The lyrics have been translated into several indigenous languages of Canada, including Inuktitut,[15] Ojibwe,[15] Cree[16] and Mi'kmaq.[17] There is also a trilingual version, in English, French and Inuktitut.[18]


The French lyrics of "O Canada" were written by Sir Adolphe-Basile Routhier, to music composed by Calixa Lavallée, as a French Canadian patriotic song for the Saint-Jean-Baptiste Society and first performed on June 24, 1880, at a Saint-Jean-Baptiste Day banquet in Quebec City. At that time, the "Chant National", also by Routhier, was popular amongst Francophones as an anthem,[19] while "God Save the Queen" and "The Maple Leaf Forever" had, since 1867, been competing as unofficial national anthems in English Canada. "O Canada" joined that fray when a group of school children sang it for the 1901 tour of Canada by the Duke and Duchess of Cornwall (later King George V and Queen Mary).[1] This was the first known performance of the song outside Quebec.[20]

Sheet music for an English language version of O Canada published in 1906.

Five years later, the Whaley and Royce company in Toronto published the music with the French text and a first translation into English by Thomas Bedford Richardson and, in 1908, Collier's Weekly magazine held a competition to write new English lyrics for "O Canada". The competition was won by Mercy E. Powell McCulloch, but her version never gained wide acceptance.[19] In fact, many made English translations of Routhier's words; however, the most popular version was created in 1908 by Robert Stanley Weir, a lawyer and Recorder of the City of Montreal. Weir's lyrics from 1908 contained no religious references and used the phrase "thou dost in us command" before they were changed by Weir in 1913 to read "in all thy sons command".[1][21][4] In 1926, a fourth verse of a religious nature was added.[22] A slightly modified version was officially published for the Diamond Jubilee of Confederation in 1927, and gradually it became the most widely accepted and performed version of this song.[1]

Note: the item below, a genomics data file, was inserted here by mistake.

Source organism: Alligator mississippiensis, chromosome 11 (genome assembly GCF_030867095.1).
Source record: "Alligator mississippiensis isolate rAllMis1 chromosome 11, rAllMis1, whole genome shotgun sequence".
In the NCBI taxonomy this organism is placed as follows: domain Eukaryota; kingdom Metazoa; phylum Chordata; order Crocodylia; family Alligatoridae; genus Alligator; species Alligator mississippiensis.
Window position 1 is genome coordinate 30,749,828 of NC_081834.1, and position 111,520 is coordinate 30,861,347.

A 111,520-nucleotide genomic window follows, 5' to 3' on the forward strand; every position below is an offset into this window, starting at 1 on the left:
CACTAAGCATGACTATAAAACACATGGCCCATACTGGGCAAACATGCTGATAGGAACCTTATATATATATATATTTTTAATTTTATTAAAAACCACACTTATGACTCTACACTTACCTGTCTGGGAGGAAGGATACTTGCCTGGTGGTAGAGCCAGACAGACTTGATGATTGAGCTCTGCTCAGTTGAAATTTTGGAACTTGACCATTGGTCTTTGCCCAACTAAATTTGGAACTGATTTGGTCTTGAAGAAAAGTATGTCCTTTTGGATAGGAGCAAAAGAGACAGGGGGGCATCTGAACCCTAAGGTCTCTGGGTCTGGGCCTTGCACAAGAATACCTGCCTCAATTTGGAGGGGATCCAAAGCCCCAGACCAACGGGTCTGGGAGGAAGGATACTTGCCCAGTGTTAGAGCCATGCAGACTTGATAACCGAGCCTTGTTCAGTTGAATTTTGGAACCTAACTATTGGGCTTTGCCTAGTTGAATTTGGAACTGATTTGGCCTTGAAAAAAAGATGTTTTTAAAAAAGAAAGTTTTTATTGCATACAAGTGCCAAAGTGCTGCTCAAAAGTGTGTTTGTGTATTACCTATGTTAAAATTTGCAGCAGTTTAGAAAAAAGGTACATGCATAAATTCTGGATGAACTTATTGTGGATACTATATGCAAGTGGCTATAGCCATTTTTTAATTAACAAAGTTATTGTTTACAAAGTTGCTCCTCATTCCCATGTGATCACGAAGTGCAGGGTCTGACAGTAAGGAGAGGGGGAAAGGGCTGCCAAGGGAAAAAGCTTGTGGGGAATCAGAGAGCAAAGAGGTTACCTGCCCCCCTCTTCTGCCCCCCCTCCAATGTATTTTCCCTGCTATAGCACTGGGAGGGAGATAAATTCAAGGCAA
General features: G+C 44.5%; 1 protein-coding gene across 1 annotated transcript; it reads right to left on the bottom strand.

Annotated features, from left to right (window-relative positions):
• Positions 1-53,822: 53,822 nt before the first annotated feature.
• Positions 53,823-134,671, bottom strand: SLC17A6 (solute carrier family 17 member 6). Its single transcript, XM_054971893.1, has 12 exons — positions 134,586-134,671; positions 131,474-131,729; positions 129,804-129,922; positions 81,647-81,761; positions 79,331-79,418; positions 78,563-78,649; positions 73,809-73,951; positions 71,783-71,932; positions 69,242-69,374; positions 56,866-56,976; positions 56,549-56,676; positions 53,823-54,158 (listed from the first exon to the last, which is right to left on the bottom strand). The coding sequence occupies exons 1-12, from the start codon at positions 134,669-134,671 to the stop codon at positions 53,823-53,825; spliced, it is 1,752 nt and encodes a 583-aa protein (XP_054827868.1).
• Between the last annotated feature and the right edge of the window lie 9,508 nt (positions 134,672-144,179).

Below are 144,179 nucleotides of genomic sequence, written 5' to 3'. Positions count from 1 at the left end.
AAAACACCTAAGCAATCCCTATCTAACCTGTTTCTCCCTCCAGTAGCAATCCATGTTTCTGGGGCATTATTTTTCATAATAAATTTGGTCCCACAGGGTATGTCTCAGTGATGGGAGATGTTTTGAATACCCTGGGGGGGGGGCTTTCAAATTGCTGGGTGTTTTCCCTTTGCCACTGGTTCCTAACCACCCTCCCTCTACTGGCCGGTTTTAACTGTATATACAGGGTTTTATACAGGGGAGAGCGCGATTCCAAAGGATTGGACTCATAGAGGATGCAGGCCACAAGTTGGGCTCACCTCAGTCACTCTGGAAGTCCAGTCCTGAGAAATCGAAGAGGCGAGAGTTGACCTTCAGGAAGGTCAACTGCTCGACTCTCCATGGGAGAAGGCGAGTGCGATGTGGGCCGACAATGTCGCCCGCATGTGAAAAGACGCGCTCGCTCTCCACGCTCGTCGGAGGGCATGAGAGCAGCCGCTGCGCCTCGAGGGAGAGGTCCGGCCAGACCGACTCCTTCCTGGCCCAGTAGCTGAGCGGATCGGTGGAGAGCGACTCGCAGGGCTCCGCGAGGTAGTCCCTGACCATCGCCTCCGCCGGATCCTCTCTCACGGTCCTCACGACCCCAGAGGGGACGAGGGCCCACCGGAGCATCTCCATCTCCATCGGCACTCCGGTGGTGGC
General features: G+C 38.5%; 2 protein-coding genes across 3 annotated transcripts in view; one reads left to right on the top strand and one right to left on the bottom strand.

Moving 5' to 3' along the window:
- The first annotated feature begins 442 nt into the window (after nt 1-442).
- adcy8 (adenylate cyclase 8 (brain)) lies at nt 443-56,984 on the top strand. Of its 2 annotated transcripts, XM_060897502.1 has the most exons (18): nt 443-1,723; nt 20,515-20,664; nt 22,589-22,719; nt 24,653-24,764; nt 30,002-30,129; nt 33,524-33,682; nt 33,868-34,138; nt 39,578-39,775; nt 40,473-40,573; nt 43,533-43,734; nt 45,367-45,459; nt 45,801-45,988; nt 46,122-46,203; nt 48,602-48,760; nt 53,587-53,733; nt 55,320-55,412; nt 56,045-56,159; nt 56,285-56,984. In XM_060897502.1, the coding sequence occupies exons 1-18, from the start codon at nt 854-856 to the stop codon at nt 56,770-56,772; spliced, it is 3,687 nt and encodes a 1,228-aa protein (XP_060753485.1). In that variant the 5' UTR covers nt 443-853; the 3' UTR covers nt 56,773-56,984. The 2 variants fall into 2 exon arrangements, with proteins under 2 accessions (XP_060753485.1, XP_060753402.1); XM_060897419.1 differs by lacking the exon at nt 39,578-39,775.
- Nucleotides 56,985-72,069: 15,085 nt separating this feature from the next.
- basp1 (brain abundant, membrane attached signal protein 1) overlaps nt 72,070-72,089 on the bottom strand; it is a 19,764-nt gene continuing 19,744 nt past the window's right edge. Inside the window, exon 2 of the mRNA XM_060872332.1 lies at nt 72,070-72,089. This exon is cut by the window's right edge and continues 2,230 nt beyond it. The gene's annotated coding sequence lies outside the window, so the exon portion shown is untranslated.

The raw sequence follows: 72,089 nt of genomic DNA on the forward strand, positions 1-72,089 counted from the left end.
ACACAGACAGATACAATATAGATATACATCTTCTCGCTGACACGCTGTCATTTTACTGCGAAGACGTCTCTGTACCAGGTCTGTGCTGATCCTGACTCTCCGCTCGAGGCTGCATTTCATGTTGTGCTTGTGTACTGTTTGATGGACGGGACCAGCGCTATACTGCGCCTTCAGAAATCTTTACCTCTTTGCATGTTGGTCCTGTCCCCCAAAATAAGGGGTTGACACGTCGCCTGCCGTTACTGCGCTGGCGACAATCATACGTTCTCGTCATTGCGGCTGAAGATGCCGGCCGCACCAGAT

The tune was thought to have become the de facto national anthem after King George VI remained at attention during its playing at the dedication of the National War Memorial in Ottawa, Ontario, on May 21, 1939;[23] though George was actually following a precedent set by his brother, Edward, the previous king of Canada, when he dedicated the Canadian National Vimy Memorial in France in 1936.[24] By-laws and practices governing the use of song during public events in municipalities varied; in Toronto, "God Save the King" or "God Save the Queen" was employed, while in Montreal it was "O Canada".